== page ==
Irrespective of how much you care, about how hard you try to imagine every little thing your customers might need or want, until you are a buyer of your own product you’ll never fully understand what pieces it has and what are missing. This means:
Using a new app for weeks until you figure out that the slow startup time actually matters in frequent use cases.
Trying the self-checkout line to discover that buying produce is a nightmare.
Creating presentations using Powerpoint to discover that the seven commands you use the most are on seven different menus, and three of them are buried two levels down.
Having your team member pitch you as if you were a potential donor to see what questions actually come up.
And of course giving to your organization – and to a bunch of others – to see what sort of communications you get how they make you feel.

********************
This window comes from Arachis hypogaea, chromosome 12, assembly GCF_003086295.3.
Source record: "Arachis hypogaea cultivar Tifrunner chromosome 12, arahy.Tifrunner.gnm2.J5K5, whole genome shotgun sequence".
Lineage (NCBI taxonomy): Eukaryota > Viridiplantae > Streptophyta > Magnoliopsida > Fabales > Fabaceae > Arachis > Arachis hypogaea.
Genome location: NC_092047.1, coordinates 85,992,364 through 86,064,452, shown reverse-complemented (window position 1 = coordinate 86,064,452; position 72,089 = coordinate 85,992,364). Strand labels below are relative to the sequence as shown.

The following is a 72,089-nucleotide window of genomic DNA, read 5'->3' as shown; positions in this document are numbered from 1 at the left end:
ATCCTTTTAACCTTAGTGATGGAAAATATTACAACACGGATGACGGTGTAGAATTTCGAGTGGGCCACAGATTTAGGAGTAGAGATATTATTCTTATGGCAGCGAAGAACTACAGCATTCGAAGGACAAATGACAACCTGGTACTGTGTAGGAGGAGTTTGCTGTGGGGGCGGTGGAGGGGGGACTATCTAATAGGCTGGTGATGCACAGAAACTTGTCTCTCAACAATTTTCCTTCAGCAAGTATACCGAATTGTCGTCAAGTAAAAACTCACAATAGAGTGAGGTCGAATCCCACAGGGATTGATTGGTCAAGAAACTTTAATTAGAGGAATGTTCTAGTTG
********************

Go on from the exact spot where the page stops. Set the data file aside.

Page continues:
The difference between a good experience and a great one is in the little things that are just right; and these are almost impossible to see from far away.
One thought on “Try it, you’ll learn”
True. If you sell something that you only know bits and pieces about, but not know it in and out, likely will backfire you because you wouldn’t know what matters to the end user aka what highlights to market.